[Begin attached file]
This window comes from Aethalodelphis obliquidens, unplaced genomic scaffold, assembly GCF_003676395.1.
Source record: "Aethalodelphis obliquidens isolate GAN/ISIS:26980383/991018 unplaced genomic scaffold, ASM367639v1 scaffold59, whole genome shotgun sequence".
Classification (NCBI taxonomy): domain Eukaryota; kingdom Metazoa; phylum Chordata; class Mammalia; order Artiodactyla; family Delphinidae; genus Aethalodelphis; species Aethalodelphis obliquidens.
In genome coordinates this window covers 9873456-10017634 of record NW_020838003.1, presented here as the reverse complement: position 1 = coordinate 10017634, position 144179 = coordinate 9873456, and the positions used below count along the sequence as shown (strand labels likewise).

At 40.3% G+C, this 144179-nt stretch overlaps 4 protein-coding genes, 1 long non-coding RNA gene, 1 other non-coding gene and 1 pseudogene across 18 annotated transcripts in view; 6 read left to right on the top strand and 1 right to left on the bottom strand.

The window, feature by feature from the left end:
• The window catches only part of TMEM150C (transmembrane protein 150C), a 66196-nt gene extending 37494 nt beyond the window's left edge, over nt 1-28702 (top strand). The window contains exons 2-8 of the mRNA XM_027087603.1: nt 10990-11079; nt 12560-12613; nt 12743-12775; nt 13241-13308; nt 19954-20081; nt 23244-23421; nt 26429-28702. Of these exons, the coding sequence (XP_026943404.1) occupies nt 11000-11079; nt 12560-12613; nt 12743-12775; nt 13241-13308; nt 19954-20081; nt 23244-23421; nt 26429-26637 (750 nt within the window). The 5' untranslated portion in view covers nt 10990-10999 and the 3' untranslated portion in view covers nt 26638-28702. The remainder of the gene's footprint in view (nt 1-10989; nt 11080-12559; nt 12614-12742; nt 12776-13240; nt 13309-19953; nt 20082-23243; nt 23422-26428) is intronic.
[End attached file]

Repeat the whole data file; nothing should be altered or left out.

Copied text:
This window comes from Aethalodelphis obliquidens, unplaced genomic scaffold, assembly GCF_003676395.1.
Source record: "Aethalodelphis obliquidens isolate GAN/ISIS:26980383/991018 unplaced genomic scaffold, ASM367639v1 scaffold59, whole genome shotgun sequence".
Classification (NCBI taxonomy): domain Eukaryota; kingdom Metazoa; phylum Chordata; class Mammalia; order Artiodactyla; family Delphinidae; genus Aethalodelphis; species Aethalodelphis obliquidens.
In genome coordinates this window covers 9873456-10017634 of record NW_020838003.1, presented here as the reverse complement: position 1 = coordinate 10017634, position 144179 = coordinate 9873456, and the positions used below count along the sequence as shown (strand labels likewise).

At 40.3% G+C, this 144179-nt stretch overlaps 4 protein-coding genes, 1 long non-coding RNA gene, 1 other non-coding gene and 1 pseudogene across 18 annotated transcripts in view; 6 read left to right on the top strand and 1 right to left on the bottom strand.

The window, feature by feature from the left end:
• The window catches only part of TMEM150C (transmembrane protein 150C), a 66196-nt gene extending 37494 nt beyond the window's left edge, over nt 1-28702 (top strand). The window contains exons 2-8 of the mRNA XM_027087603.1: nt 10990-11079; nt 12560-12613; nt 12743-12775; nt 13241-13308; nt 19954-20081; nt 23244-23421; nt 26429-28702. Of these exons, the coding sequence (XP_026943404.1) occupies nt 11000-11079; nt 12560-12613; nt 12743-12775; nt 13241-13308; nt 19954-20081; nt 23244-23421; nt 26429-26637 (750 nt within the window). The 5' untranslated portion in view covers nt 10990-10999 and the 3' untranslated portion in view covers nt 26638-28702. The remainder of the gene's footprint in view (nt 1-10989; nt 11080-12559; nt 12614-12742; nt 12776-13240; nt 13309-19953; nt 20082-23243; nt 23422-26428) is intronic.